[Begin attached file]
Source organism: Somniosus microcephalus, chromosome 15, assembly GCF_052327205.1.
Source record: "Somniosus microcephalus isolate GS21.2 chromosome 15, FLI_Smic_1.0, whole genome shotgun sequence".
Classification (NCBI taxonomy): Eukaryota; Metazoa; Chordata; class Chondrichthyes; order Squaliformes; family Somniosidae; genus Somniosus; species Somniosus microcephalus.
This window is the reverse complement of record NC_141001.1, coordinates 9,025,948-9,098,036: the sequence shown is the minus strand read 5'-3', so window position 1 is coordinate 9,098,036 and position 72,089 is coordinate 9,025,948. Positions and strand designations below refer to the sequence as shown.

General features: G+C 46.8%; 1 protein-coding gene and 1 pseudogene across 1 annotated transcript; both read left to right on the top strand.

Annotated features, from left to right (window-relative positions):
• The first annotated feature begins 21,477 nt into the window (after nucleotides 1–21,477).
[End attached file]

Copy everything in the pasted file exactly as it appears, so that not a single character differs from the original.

Source organism: Somniosus microcephalus, chromosome 15, assembly GCF_052327205.1.
Source record: "Somniosus microcephalus isolate GS21.2 chromosome 15, FLI_Smic_1.0, whole genome shotgun sequence".
Classification (NCBI taxonomy): Eukaryota; Metazoa; Chordata; class Chondrichthyes; order Squaliformes; family Somniosidae; genus Somniosus; species Somniosus microcephalus.
This window is the reverse complement of record NC_141001.1, coordinates 9,025,948-9,098,036: the sequence shown is the minus strand read 5'-3', so window position 1 is coordinate 9,098,036 and position 72,089 is coordinate 9,025,948. Positions and strand designations below refer to the sequence as shown.

General features: G+C 46.8%; 1 protein-coding gene and 1 pseudogene across 1 annotated transcript; both read left to right on the top strand.

Annotated features, from left to right (window-relative positions):
• The first annotated feature begins 21,477 nt into the window (after nucleotides 1–21,477).